Hello everyone! I'm back with a review of Stepping Off the Relationship Escalator: Uncommon Love and Life by Amy Gahran.   Stepping off the Relationship Escalator came about when the author posted an online survey about unconventional relationships and 1,500 people participated.  First off  1,500 participants!!!! That's a really large amount of people when it comes to any particular study on unconventional relationships or nonmonogamy in general.   I'd also like to point out that this author is a polyamorous person.  Whenever I read books on any type of relationship style, I really want the author to have some real-life experience with the subject matter because it adds authenticity. I've read books on polyamory by people who did "research" and it didn't seem credible. 

I'm not exactly sure why I purchased the book but I knew I wanted to read another book about polyamory and post a review. I probably looked at my "to be read" list on Goodreads and thought it would be a great idea. I ended up purchasing the book and once I received it I was surprised at how many pages it is. For some folks page numbers matter.  The book information says it's 308 pages but technically the actual book ends at 282. The remaining portion of the book is a section where she cited things that were mentioned in the book and also a section that has a glossary of terms.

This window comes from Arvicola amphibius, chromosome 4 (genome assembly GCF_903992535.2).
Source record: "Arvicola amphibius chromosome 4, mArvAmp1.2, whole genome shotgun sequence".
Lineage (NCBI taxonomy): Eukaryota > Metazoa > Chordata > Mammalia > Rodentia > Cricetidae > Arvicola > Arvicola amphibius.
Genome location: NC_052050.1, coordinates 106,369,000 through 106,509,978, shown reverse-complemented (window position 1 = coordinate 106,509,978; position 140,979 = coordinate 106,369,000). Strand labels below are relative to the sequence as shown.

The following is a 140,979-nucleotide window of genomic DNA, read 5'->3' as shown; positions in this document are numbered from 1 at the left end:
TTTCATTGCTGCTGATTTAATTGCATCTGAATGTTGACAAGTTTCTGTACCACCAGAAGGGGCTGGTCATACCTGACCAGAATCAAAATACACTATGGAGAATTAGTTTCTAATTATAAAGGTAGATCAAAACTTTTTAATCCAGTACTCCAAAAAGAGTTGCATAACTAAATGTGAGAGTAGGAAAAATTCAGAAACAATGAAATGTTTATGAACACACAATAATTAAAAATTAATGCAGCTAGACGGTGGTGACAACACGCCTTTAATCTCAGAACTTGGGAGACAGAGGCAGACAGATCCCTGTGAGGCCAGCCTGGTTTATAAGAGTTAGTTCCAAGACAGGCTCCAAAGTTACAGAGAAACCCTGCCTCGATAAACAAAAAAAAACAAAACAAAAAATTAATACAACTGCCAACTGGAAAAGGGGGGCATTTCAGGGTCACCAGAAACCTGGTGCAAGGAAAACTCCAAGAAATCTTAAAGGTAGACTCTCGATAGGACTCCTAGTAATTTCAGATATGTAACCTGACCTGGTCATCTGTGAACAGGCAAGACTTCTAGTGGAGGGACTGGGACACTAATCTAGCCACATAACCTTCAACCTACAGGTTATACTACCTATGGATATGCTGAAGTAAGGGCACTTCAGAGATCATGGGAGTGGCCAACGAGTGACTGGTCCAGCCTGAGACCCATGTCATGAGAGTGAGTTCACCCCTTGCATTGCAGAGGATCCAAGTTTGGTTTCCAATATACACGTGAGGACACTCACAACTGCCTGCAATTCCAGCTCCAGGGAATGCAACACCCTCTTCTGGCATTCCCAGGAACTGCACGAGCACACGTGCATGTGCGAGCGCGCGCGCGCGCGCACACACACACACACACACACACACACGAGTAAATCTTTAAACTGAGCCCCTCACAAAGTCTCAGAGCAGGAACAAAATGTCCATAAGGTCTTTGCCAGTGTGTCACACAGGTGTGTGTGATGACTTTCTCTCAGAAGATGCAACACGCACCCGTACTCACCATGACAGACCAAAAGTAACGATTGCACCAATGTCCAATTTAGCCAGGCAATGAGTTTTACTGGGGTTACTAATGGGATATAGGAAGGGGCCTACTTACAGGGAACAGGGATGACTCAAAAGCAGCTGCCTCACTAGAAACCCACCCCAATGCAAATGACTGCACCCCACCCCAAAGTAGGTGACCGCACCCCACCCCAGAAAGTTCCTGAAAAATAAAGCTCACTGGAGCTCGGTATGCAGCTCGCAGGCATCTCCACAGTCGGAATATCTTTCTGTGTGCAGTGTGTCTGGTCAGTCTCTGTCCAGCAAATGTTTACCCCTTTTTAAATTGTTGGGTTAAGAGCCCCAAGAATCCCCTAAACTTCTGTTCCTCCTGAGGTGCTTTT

My initial thoughts:  Even before I purchased the book I thought the book was about how to step off the relationship escalator in polyam relationships.  Once I got the book and started reading it I understood that the book is actually for those who are monogamous and are thinking about "stepping off the relationship escalator".  I was slightly disappointed and almost put the book down because I said to myself this doesn't apply to me at all. The more I read it became clear that I would learn and get something out of this book and I did.

 The author defines the relationship escalator as : "The default bundle of societal expectations for intimate relationships. Partners follow a progressive set of steps, each with visible milestones and markers, toward a clear goal".   

Everything I loved about this book:

  1. The author Amy Gahran is a polyam woman 
  2. The author uses some participants specific comments in every chapter of  the book
  3. The book has so many topics that most books don't even touch on such as long-distance love, asexual and aromantic relationships, hierarchy, and breakups.
  4. Discussion questions at the end of the chapter